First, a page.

Eriez Appoints Kohmuench as New CEO, Continues Growth in Magnetic Separations 

Succession: Jaisen Kohmuench completes 20-year path to CEO at Eriez when 2024 begins 

Industrial separations company Eriez has promoted Jaisen Kohmuench to be president & CEO, effective January 1, 2024, to succeed current president & CEO, Lukas Guenthardt, who is retiring at the end of 2023. Meanwhile, Eriez continues its growth path of product development in growing applications, a recent one involving equipment for removing tramp magnetic materials encountered in glass manufacturing. 

The appointment of Kohmuench culminates a planned succession strategy in which the new CEO has been working closely alongside Guenthardt and the company’s board of directors in advance. With more than 20 years at Eriez, he advances from the position of chief operating officer. He began at the company in research and development as a process engineer. 

Established in 1942 and formerly known as Eriez Magnetics, the company has become a global leader in separation technologies including magnetic separation, flotation, metal detection and material handling equipment. The company’s 900+ employees are dedicated to providing trusted technical solutions to the mining, food, recycling, packaging, aggregate and other processing industries. Headquartered in Erie, Pennsylvania, it has about 900 employees on six continents through 12 wholly owned international subsidiaries and an extensive sales network. 

Richard Merwin, chairman, conveyed his deep appreciation for the outgoing president & CEO, stating, “Lukas has played a pivotal role in driving the company’s transformative growth, fostering innovation, and achieving remarkable success during his tenure. Under his visionary leadership, Eriez achieved record revenues and strengthened its global market presence.”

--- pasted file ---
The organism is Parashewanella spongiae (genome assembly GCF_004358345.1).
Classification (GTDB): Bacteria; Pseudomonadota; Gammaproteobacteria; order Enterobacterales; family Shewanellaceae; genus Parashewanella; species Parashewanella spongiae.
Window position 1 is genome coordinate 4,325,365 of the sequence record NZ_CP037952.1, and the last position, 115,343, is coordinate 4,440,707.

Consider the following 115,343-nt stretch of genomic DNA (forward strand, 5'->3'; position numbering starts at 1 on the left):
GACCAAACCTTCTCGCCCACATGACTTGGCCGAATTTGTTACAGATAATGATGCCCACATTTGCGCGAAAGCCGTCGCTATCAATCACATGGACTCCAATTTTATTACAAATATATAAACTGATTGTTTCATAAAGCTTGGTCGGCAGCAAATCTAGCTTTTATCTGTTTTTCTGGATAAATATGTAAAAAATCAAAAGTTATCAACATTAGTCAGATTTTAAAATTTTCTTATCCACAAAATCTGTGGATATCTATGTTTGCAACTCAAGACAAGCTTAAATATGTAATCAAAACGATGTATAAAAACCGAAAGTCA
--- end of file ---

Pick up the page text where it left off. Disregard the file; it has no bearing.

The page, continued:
Removing 3 types of magnetic materials in glass production 

High-intensity magnetic separator from Eriez is gaining recognition among glass manufacturers for its ability to remove tramp metal particulates from the mixing and blending of raw ingredients such as silica, soda ash and limestone prior to the melting process in a furnace. 

“The glass industry needs effective magnetic separators to eliminate metallic, magnetic and non-magnetic impurities during the glass-making process,” says Tom Saccamozzone, project manager—heavy industries at Eriez. “Magnetic and metal contamination not removed from the raw material causes visual and structural defects in finished glass products.” 

The company’s magnetic separators are designed to remove or recover metals from three types of magnetic materials used to purify glass: ferromagnetic, paramagnetic, and diamagnetic, according to Saccamozzone. In the process of making silicate glass, for example, multiple Eriez magnetic separators are used to recover trapped metals mixed in with the sand along with other raw materials. 

“Unwanted tramp metals are removed using Eriez ceramic drums, different types of ceramic traps and suspended magnets,” Saccamozzone notes. “Typically, using these separators reduces the number of large pieces of ferrous, like nuts, bolts and mill scale.” 

The combination of its high-intensity rare earth roll magnetic separators, dry vibrating magnetic filters and rare earth drums are magnetic separators of choice for the paramagnetic circuit, according to Saccamozzone. “Eriez has supplied high-strength magnets to purify sand below 100 parts per million. These magnetic separators are used while making high-purity sand and other minerals used in specialty glass.” 

Eddy Current separators from the company are utilized to repel highly conductive materials such as aluminum, brass, and copper in the diamagnetic circuit. They repel the aluminum and brass out of the cullet prior to introducing the cullet into the furnace. “This not only cleans the cullet, but it also ensures the brass and other pieces from the molds do not make their way into the furnace, causing damaging results. This could lead to the destruction of the wall of the furnace and cause a costly shutdown,” Saccamozzone says. For more info, see